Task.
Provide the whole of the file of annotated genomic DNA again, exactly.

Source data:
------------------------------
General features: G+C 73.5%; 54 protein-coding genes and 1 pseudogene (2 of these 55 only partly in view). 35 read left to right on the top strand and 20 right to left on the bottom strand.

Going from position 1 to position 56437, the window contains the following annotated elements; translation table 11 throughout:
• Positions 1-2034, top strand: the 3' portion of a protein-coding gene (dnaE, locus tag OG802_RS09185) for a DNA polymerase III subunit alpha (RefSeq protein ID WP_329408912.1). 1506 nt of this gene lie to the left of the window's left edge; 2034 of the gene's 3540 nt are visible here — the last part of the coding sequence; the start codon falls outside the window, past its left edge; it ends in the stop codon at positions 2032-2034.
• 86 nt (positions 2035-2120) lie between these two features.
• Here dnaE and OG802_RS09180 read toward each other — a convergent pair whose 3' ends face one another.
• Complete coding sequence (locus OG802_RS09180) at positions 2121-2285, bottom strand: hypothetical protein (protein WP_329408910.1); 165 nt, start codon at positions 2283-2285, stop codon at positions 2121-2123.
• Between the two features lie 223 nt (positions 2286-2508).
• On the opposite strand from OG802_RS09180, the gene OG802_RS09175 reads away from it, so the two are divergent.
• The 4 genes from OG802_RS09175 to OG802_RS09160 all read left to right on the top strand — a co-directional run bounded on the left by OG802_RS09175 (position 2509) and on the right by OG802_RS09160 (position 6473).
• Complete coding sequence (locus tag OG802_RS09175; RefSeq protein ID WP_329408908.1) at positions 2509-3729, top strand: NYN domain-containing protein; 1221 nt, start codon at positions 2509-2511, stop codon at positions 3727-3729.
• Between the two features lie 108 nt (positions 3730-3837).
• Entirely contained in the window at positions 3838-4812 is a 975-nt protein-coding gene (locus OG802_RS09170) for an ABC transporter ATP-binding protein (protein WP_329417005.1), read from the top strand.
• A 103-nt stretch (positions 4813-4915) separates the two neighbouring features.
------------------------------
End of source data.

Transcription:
General features: G+C 73.5%; 54 protein-coding genes and 1 pseudogene (2 of these 55 only partly in view). 35 read left to right on the top strand and 20 right to left on the bottom strand.

Going from position 1 to position 56437, the window contains the following annotated elements; translation table 11 throughout:
• Positions 1-2034, top strand: the 3' portion of a protein-coding gene (dnaE, locus tag OG802_RS09185) for a DNA polymerase III subunit alpha (RefSeq protein ID WP_329408912.1). 1506 nt of this gene lie to the left of the window's left edge; 2034 of the gene's 3540 nt are visible here — the last part of the coding sequence; the start codon falls outside the window, past its left edge; it ends in the stop codon at positions 2032-2034.
• 86 nt (positions 2035-2120) lie between these two features.
• Here dnaE and OG802_RS09180 read toward each other — a convergent pair whose 3' ends face one another.
• Complete coding sequence (locus OG802_RS09180) at positions 2121-2285, bottom strand: hypothetical protein (protein WP_329408910.1); 165 nt, start codon at positions 2283-2285, stop codon at positions 2121-2123.
• Between the two features lie 223 nt (positions 2286-2508).
• On the opposite strand from OG802_RS09180, the gene OG802_RS09175 reads away from it, so the two are divergent.
• The 4 genes from OG802_RS09175 to OG802_RS09160 all read left to right on the top strand — a co-directional run bounded on the left by OG802_RS09175 (position 2509) and on the right by OG802_RS09160 (position 6473).
• Complete coding sequence (locus tag OG802_RS09175; RefSeq protein ID WP_329408908.1) at positions 2509-3729, top strand: NYN domain-containing protein; 1221 nt, start codon at positions 2509-2511, stop codon at positions 3727-3729.
• Between the two features lie 108 nt (positions 3730-3837).
• Entirely contained in the window at positions 3838-4812 is a 975-nt protein-coding gene (locus OG802_RS09170) for an ABC transporter ATP-binding protein (protein WP_329417005.1), read from the top strand.
• A 103-nt stretch (positions 4813-4915) separates the two neighbouring features.